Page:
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Chapter 36: Neurotology & Ear Disorders

A 75-year-old man was turning over in bed one night to turn off his reading light. He experienced a brief spell of rotational vertigo lasting about 20 seconds. He decided to go to sleep. In the morning, as he was arising from bed, he had a recurrence of the vertigo, again lasting about 20 seconds. After the vertigo subsided, he got out of bed. His gait was not impaired, and he was able to perform his usual morning activities. However, when he reached for his cereal box in the cupboard above him, he had a recurrence and nearly fell over. There were no auditory, motor, sensory, or coordination problems otherwise. What is the most likely diagnosis?

A. Benign paroxysmal positional vertigo (BPPV)

B. A brainstem stroke

C. Vestibular neuritis

D. Ménière disease

A. The patient exhibits the classic phenomenon of head motion–triggered spells of vertigo that are typical of BPPV. Age is the major risk factor for BPPV. Spells are brief and are triggered by vertical head movements because they are due to the movement of otoliths that have fallen into the semicircular canal that migrate as the head is moved in relation to gravity.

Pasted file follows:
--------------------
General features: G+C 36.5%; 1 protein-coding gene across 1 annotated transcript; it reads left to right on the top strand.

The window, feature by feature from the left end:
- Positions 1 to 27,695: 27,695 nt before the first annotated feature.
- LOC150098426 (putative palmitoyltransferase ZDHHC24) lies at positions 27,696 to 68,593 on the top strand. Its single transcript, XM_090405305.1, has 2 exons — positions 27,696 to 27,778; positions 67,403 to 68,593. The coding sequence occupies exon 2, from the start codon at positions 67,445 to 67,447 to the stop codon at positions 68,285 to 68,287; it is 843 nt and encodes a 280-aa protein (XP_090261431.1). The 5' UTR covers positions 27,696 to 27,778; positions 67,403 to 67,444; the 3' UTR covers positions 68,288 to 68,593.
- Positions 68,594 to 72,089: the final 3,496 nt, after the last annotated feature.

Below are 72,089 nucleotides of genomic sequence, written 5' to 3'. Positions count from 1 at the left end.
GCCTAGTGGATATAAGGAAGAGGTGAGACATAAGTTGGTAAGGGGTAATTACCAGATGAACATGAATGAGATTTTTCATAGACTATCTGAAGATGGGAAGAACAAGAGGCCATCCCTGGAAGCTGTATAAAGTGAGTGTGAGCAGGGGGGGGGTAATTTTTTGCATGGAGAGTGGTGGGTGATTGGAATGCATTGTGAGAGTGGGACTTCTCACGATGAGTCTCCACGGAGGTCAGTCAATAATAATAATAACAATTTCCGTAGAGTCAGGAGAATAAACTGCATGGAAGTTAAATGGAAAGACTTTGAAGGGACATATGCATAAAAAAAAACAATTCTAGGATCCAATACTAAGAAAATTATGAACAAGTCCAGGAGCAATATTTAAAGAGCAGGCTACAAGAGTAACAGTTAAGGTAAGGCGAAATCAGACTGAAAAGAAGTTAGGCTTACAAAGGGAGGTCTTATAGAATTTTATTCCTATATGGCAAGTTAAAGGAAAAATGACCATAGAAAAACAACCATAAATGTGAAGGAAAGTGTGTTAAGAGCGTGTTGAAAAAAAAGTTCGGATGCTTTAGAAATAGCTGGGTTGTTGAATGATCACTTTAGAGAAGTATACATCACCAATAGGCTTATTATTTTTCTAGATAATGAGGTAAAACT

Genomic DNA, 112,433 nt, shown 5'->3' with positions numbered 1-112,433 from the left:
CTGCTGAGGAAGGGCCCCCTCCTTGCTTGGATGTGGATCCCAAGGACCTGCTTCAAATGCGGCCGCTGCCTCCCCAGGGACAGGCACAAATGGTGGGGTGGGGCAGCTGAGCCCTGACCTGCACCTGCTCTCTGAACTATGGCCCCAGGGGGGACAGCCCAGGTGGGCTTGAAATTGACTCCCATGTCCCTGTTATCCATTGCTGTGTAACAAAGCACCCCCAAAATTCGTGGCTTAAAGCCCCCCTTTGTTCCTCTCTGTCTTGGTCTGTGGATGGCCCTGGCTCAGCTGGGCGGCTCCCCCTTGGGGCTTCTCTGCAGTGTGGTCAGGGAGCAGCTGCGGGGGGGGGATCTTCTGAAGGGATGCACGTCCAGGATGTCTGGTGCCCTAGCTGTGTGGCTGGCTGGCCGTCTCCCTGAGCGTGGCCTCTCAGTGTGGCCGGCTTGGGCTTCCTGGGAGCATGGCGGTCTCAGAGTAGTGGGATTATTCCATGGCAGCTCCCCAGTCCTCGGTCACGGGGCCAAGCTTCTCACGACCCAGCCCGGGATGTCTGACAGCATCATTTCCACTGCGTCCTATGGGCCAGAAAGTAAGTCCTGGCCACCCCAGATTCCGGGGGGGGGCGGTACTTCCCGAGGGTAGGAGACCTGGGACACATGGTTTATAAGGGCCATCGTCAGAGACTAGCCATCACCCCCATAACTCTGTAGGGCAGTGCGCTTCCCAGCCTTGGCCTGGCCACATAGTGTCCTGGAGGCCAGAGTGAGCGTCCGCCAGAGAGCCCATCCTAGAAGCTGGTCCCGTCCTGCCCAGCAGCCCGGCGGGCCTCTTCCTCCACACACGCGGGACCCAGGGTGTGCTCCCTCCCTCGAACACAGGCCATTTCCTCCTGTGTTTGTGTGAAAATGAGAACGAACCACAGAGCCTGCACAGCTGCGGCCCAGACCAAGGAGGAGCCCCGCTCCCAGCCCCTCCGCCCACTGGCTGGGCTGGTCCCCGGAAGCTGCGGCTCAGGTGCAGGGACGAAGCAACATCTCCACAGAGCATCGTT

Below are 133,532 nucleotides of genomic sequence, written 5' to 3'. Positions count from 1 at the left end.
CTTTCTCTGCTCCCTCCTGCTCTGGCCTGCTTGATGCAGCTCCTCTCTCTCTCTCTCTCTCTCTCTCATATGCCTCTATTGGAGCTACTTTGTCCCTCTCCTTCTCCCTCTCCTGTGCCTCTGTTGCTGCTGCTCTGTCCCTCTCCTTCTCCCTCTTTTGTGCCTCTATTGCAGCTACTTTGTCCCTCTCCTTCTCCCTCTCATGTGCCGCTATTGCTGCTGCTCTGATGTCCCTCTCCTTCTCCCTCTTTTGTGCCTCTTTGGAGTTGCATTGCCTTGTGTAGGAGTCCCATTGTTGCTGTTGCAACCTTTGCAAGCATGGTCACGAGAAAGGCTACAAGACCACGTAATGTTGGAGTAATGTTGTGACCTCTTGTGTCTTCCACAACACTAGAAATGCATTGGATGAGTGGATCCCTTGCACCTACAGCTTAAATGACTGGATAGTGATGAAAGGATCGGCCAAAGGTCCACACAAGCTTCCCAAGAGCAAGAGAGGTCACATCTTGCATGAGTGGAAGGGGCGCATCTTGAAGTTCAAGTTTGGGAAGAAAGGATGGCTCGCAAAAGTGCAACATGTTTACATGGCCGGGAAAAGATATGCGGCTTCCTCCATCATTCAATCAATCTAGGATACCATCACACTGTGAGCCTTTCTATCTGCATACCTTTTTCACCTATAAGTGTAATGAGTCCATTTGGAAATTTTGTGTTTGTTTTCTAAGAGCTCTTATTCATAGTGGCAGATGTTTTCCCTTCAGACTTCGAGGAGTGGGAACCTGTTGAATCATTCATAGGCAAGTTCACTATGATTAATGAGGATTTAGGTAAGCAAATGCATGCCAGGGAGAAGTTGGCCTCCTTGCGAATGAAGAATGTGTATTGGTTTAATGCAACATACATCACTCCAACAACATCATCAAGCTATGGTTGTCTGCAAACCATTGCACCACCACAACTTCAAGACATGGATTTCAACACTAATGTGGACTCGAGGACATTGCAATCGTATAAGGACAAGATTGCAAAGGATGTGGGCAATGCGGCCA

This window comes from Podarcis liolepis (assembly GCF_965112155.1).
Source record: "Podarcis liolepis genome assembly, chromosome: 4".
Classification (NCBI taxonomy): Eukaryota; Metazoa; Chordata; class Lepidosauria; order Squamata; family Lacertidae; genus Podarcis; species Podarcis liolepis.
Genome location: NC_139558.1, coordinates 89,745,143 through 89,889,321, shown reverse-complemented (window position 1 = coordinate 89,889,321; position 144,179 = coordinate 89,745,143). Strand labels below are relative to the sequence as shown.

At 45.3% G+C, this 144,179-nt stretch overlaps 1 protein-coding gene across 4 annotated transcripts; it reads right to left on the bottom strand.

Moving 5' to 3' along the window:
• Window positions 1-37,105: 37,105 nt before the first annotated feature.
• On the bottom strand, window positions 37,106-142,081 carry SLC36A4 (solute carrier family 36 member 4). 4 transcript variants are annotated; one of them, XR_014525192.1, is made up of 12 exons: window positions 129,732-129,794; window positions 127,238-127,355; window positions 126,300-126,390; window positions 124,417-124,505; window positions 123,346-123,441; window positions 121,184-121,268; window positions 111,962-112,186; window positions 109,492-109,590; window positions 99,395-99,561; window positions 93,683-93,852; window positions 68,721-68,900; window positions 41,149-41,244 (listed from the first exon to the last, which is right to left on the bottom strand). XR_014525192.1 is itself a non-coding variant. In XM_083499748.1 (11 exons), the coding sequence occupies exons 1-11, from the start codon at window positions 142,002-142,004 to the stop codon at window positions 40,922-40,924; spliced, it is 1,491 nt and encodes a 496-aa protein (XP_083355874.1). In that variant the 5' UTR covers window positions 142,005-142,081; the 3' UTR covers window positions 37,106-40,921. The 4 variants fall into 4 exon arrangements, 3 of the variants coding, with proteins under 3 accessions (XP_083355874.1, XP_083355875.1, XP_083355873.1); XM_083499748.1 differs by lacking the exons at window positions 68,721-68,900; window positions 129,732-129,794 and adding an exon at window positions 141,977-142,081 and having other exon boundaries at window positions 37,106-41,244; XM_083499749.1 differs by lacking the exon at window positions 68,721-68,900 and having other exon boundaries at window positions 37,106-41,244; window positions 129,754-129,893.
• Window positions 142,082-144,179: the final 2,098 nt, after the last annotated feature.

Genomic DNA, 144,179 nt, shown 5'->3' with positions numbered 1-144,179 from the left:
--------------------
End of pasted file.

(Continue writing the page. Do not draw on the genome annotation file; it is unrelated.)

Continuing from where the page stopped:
A 20-year-old woman presents with a constant feeling like her ears are plugged and frequently hears a popping or crackling sound in her ears. She notices that when she takes a deep breath she can hear the sound of her breathing, and she finds this very distracting. She is constantly sniffling. She notes having had frequent ear infections as a child. What is the most likely diagnosis?

A. Otitis media

B. Eustachian tube dysfunction

C. Chondritis

D. Mastoiditis

B. This patient has eustachian tube dysfunction, with her major risk factor being recurrent childhood ear infections. She likely has patulous eustachian tubes (ie, tubes that stay persistently open). Thus, the sound and pressure from the nasopharynx are transmitted into the middle ear. The patient may sniff or perform the Valsalva maneuver repeatedly in order to clear her ears.

An 18-year-old man presents with bilateral ear pain. He is a swimmer on his high school swim team and is in the water every day. In the winter, he puts a ski cap on over his head after his morning swim. He has noticed that an unpleasant smell is coming from his ears. On exam, the external canals are red and narrowed. He winces when the pinna ...

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